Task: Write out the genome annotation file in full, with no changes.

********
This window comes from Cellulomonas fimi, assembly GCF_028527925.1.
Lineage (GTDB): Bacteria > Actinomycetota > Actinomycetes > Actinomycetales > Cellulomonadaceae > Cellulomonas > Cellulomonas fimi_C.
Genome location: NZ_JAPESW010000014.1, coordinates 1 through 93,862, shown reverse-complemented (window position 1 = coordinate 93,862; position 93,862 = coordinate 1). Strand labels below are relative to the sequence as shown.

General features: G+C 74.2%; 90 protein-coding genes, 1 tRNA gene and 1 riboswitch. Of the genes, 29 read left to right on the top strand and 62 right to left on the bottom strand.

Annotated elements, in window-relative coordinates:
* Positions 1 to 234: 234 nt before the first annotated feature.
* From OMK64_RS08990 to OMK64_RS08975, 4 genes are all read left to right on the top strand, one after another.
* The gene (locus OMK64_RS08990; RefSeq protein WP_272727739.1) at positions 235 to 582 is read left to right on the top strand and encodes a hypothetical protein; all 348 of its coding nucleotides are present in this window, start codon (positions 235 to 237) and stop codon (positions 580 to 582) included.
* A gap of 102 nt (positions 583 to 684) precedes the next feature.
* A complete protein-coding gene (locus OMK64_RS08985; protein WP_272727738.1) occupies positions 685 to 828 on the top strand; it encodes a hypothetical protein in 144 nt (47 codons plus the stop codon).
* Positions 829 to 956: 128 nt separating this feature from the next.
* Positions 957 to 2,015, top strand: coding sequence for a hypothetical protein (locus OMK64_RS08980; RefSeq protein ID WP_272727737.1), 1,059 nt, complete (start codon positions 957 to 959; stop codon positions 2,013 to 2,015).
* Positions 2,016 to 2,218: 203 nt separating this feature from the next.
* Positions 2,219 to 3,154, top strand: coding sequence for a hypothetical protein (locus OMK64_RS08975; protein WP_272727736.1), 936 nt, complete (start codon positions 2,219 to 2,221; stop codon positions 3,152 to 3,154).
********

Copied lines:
This window comes from Cellulomonas fimi, assembly GCF_028527925.1.
Lineage (GTDB): Bacteria > Actinomycetota > Actinomycetes > Actinomycetales > Cellulomonadaceae > Cellulomonas > Cellulomonas fimi_C.
Genome location: NZ_JAPESW010000014.1, coordinates 1 through 93,862, shown reverse-complemented (window position 1 = coordinate 93,862; position 93,862 = coordinate 1). Strand labels below are relative to the sequence as shown.

General features: G+C 74.2%; 90 protein-coding genes, 1 tRNA gene and 1 riboswitch. Of the genes, 29 read left to right on the top strand and 62 right to left on the bottom strand.

Annotated elements, in window-relative coordinates:
* Positions 1 to 234: 234 nt before the first annotated feature.
* From OMK64_RS08990 to OMK64_RS08975, 4 genes are all read left to right on the top strand, one after another.
* The gene (locus OMK64_RS08990; RefSeq protein WP_272727739.1) at positions 235 to 582 is read left to right on the top strand and encodes a hypothetical protein; all 348 of its coding nucleotides are present in this window, start codon (positions 235 to 237) and stop codon (positions 580 to 582) included.
* A gap of 102 nt (positions 583 to 684) precedes the next feature.
* A complete protein-coding gene (locus OMK64_RS08985; protein WP_272727738.1) occupies positions 685 to 828 on the top strand; it encodes a hypothetical protein in 144 nt (47 codons plus the stop codon).
* Positions 829 to 956: 128 nt separating this feature from the next.
* Positions 957 to 2,015, top strand: coding sequence for a hypothetical protein (locus OMK64_RS08980; RefSeq protein ID WP_272727737.1), 1,059 nt, complete (start codon positions 957 to 959; stop codon positions 2,013 to 2,015).
* Positions 2,016 to 2,218: 203 nt separating this feature from the next.
* Positions 2,219 to 3,154, top strand: coding sequence for a hypothetical protein (locus OMK64_RS08975; protein WP_272727736.1), 936 nt, complete (start codon positions 2,219 to 2,221; stop codon positions 3,152 to 3,154).